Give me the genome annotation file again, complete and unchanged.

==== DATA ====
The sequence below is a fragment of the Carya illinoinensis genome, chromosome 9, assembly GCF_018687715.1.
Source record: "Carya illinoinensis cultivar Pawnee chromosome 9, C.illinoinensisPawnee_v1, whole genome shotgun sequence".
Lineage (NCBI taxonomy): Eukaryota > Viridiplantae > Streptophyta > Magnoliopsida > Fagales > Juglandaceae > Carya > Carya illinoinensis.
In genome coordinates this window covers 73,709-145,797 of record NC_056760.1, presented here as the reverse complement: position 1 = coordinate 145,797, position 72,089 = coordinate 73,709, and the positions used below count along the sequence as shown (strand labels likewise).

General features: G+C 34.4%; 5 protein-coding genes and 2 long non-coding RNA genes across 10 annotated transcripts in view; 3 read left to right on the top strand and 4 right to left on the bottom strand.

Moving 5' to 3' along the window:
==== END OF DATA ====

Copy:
The sequence below is a fragment of the Carya illinoinensis genome, chromosome 9, assembly GCF_018687715.1.
Source record: "Carya illinoinensis cultivar Pawnee chromosome 9, C.illinoinensisPawnee_v1, whole genome shotgun sequence".
Lineage (NCBI taxonomy): Eukaryota > Viridiplantae > Streptophyta > Magnoliopsida > Fagales > Juglandaceae > Carya > Carya illinoinensis.
In genome coordinates this window covers 73,709-145,797 of record NC_056760.1, presented here as the reverse complement: position 1 = coordinate 145,797, position 72,089 = coordinate 73,709, and the positions used below count along the sequence as shown (strand labels likewise).

General features: G+C 34.4%; 5 protein-coding genes and 2 long non-coding RNA genes across 10 annotated transcripts in view; 3 read left to right on the top strand and 4 right to left on the bottom strand.

Moving 5' to 3' along the window: